1 comment:

Anonymous said...

Mr. Morton claims that the city can't give money to the Open Pantry, because of an "Anti-AID" amendment that supposedly prohibits the city from giving money to non-profit agencies.

Well, here is a quote (and the article below) in which it is reported that $2 millon were allocated to the Friends of the Homeless, a non-profit agency, for its shelter and resource center:

"Approved $2 million in city funds toward a new, expanded homeless shelter and resource center on Worthington Street. "

Control Board votes to launch superintendent search in Springfield
by The Republican Newsroom Thursday December 20, 2007, 8:01 PM

SPRINGFIELD - The city's Finance Control Board voted Thursday to launch a search for a new superintendent of schools rather than extend the contract of current Superintendent Joseph P. Burke.

In announcing the search, by way of a 5-0 vote, the board said Burke was free to submit his application.

Control Board Chairman Christopher F. Gabrieli, however, said the board had to ask itself if it was satisfied with how Springfield is doing educationally and answered "no".

"Do we think there are people we could find who could build upon where we stand and accelerate the pace?" Gabrieli said. "Yes, we do."

Burke could not be reached for comment.

In other action yesterday during a four-hour, year-end meeting, the board:

Received news that the city ended fiscal 2007 with a surplus of $30,453,077, representing the balance that remained at the end of the year that ended June 30, as certified by the state Department of Revenue.

Approved a new tax rate of $16.03 per $1,000 property value in fiscal 2008 for residential property, reflecting a one-cent decrease over last year's rate. The tax rate for business was set at $32.04 per $1,000 value for business property, an increase of 13 cents. The rates were recommended by the mayor and approved by the City Council.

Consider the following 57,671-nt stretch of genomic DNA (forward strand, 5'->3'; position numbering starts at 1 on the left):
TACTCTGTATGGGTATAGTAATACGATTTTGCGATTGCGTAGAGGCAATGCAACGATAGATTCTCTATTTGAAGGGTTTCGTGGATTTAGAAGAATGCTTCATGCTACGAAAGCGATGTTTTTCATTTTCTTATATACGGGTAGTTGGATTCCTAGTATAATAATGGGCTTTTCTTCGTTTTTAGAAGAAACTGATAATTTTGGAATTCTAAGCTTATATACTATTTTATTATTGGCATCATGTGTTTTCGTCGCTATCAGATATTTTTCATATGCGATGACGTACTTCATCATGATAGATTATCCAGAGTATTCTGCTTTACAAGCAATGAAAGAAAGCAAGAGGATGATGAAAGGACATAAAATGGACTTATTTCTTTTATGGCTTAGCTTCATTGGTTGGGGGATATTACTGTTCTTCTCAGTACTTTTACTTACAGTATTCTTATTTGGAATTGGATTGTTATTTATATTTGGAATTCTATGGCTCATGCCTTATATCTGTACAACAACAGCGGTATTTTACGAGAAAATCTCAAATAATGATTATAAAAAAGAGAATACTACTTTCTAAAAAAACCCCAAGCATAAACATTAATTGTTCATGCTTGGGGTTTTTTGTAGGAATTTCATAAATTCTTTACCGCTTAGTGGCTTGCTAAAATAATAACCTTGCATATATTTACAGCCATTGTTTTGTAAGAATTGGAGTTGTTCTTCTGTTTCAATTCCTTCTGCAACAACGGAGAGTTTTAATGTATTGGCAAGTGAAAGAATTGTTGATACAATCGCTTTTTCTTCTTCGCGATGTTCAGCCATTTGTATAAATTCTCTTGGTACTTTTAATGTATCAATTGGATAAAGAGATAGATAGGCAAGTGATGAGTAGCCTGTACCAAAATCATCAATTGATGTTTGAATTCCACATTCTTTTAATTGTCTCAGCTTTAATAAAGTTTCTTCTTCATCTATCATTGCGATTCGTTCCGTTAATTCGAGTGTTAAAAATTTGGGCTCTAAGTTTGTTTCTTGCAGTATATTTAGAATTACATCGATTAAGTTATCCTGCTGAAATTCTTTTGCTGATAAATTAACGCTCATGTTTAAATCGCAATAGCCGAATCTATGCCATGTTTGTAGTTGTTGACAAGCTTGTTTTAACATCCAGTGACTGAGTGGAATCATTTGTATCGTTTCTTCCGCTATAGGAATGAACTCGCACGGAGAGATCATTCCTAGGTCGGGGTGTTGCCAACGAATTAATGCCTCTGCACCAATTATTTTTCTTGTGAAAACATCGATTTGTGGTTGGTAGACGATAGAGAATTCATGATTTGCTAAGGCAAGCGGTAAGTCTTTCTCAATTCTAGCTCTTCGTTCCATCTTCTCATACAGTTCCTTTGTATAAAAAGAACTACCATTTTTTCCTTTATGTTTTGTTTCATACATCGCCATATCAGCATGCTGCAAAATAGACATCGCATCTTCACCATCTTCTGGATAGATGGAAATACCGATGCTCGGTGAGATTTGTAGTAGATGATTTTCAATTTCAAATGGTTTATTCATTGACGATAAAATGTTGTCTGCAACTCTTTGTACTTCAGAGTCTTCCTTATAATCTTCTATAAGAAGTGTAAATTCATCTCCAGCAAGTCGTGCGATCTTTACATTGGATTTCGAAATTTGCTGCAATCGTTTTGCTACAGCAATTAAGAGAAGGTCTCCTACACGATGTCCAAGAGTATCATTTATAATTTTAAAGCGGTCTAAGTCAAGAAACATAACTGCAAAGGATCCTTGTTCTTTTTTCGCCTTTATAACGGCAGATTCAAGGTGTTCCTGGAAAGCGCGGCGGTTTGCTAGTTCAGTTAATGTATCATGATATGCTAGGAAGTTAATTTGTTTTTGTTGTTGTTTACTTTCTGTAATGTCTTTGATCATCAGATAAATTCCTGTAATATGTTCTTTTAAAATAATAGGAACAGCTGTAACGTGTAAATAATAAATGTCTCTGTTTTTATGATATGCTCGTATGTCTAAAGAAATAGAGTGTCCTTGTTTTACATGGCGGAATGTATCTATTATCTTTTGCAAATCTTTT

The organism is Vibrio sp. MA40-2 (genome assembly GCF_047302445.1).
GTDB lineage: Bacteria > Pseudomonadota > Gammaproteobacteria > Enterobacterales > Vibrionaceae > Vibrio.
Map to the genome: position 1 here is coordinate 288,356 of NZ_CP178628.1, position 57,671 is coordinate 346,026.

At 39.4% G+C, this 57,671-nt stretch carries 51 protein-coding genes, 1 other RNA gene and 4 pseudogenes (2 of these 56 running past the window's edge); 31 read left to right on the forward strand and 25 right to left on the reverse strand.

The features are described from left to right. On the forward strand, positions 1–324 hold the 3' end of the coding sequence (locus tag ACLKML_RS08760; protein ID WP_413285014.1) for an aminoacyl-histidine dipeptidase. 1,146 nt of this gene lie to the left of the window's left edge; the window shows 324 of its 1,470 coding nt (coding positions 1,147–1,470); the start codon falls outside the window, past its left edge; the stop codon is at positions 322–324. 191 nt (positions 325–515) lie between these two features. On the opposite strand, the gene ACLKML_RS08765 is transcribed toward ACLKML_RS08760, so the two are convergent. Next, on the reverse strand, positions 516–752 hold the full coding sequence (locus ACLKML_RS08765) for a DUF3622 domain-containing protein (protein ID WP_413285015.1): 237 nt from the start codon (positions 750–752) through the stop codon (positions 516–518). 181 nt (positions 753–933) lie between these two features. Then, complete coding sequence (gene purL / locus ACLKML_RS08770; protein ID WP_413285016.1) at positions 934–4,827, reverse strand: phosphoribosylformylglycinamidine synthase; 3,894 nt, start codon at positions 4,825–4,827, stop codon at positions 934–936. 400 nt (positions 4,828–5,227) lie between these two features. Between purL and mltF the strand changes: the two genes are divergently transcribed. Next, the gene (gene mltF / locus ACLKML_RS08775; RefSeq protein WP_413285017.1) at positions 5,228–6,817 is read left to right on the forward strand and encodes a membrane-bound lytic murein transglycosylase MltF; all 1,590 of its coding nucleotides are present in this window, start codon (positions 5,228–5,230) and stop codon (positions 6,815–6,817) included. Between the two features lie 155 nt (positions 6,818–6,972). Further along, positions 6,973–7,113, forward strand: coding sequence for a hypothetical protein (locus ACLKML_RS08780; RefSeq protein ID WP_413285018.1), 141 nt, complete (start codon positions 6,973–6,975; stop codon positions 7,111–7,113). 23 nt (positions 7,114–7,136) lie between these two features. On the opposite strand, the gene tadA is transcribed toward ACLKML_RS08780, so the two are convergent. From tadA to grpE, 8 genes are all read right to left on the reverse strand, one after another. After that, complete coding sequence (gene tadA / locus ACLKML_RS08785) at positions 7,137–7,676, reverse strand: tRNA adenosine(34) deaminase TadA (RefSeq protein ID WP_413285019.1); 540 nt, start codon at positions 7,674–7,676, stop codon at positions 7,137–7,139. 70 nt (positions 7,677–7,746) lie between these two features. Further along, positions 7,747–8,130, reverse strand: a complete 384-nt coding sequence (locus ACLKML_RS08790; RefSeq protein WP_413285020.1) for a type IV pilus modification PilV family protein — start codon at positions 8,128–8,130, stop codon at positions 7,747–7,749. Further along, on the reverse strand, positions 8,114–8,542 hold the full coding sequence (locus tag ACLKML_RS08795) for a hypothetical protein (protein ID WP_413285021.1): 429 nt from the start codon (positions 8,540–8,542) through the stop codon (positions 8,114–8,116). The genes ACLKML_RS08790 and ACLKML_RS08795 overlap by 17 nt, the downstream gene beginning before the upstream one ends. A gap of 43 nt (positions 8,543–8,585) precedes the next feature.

Approved $2 million in city funds toward a new, expanded homeless shelter and resource center on Worthington Street.

Authorized its executive director, Stephen P. Lisauskas, to review and possibly amend or rescind the proposed appointment of City Councilor Rosemarie Mazza Moriarty to a newly created school administration job. Burke has recommended her for the $65,000-to-$70,000 job as administrator for the International Baccalaureate Organization middle school program.

The vote to launch a search for a new superintendent of schools occurred just one day after news that Burke was not included in the list of finalists for the state Commissioner of Education's job.

Mayor Charles V. Ryan joined in favoring the open search for superintendent, saying: "I don't think the School Department has achieved its full potential."

Ryan was attending his final meeting as a member of the board, set to be replaced Jan. 7 by Mayor-elect Domenic J. Sarno.

Others voting for the search were board members James O'S. Morton, Robert G. Nunes, and City Council President Kateri B. Walsh.

The control board authorized Gabrieli to appoint a five-member search committee, and for the committee to be aided by a newly hired consultant.

Morton said he is particularly concerned about reported high student high drop-out rates in Springfield. There has also been differing opinions about Springfield's progress in MCAS student test results.

Some School Committee members recently sent a letter to Gov. Deval L. Patrick, asking to have a say in extending Burke's contract.

School Committee member Antonette E. Pepe sharply criticized the committee for sending the letter without any advance notice to herself or Ryan, who as mayor, serves as chairman of the School Committee.

Pepe said most School Committee members have close relatives working for the public schools and conflicting interests.

Within the letter to the governor, committee members said the majority of the committee feels Burke's tenure has been "a strong and progressive one."

The search for a new superintendent follows one month after the control board authorized an open search for a new police commissioner, due to the pending retirement of Commissioner Edward A. Flynn, who is leaving Springfield to take a job as police chief in Milwaukee. That search was approved by a 3-2 vote, with Ryan and Walsh opposed, saying they wanted the job to go to Deputy Police Chief William J. Fitchet.